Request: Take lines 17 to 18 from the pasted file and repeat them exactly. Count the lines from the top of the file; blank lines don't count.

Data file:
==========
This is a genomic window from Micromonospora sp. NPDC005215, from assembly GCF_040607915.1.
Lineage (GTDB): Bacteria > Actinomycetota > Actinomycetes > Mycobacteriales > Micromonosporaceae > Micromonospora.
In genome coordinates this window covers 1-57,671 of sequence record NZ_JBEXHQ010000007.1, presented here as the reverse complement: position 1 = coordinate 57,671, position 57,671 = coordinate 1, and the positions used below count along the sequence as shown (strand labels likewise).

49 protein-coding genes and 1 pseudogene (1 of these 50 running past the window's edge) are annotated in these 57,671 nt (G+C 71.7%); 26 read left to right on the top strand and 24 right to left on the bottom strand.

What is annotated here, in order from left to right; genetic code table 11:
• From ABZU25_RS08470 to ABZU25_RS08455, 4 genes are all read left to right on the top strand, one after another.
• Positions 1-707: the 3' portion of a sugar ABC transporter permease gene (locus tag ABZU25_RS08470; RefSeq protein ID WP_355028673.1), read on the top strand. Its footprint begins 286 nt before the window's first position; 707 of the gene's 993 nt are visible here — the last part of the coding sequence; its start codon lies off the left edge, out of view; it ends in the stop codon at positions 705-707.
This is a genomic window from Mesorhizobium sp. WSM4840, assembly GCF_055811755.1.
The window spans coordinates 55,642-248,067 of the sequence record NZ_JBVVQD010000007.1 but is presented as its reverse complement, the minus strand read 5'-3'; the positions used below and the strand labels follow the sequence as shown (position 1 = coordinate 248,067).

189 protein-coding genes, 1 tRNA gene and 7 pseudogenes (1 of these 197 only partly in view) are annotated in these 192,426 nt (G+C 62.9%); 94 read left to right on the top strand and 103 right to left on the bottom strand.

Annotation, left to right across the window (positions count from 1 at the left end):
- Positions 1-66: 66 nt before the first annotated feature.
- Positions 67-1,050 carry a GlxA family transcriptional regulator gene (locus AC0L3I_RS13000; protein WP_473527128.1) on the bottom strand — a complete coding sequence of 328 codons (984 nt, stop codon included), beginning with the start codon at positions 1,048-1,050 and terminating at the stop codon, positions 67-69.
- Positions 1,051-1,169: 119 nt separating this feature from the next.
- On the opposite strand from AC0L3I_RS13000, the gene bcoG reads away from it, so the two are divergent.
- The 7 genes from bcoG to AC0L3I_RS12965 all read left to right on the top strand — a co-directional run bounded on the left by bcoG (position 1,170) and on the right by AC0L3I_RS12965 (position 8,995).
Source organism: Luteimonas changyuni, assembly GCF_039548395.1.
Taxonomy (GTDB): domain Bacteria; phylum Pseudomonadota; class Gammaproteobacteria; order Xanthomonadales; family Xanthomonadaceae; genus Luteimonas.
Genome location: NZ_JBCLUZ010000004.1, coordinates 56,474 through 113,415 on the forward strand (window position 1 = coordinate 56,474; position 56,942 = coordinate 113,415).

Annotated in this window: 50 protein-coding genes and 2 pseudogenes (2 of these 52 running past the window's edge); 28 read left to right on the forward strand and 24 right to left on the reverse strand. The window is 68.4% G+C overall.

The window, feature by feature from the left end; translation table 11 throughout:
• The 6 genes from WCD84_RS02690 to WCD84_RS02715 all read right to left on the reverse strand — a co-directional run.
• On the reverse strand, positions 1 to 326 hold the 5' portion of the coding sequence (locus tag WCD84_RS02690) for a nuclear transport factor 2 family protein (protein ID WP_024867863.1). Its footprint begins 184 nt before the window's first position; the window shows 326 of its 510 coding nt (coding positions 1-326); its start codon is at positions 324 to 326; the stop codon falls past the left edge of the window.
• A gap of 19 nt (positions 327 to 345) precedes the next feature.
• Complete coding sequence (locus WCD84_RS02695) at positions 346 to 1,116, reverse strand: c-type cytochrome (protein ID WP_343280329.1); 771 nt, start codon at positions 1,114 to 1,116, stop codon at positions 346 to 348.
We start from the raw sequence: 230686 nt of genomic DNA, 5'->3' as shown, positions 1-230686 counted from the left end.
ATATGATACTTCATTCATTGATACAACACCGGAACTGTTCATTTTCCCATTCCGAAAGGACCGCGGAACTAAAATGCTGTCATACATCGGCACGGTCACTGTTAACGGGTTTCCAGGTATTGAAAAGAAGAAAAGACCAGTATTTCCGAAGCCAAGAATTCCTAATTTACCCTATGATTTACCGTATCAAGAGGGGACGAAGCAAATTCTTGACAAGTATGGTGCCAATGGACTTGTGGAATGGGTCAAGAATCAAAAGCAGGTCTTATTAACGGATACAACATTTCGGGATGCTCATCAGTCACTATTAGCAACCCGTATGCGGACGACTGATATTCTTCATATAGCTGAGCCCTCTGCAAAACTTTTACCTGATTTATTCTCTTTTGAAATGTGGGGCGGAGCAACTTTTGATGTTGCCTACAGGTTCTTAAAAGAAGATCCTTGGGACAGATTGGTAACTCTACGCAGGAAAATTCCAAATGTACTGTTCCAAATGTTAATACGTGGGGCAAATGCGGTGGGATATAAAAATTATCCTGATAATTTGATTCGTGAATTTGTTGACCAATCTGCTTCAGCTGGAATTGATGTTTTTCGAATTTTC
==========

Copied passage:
Source organism: Luteimonas changyuni, assembly GCF_039548395.1.
Taxonomy (GTDB): domain Bacteria; phylum Pseudomonadota; class Gammaproteobacteria; order Xanthomonadales; family Xanthomonadaceae; genus Luteimonas.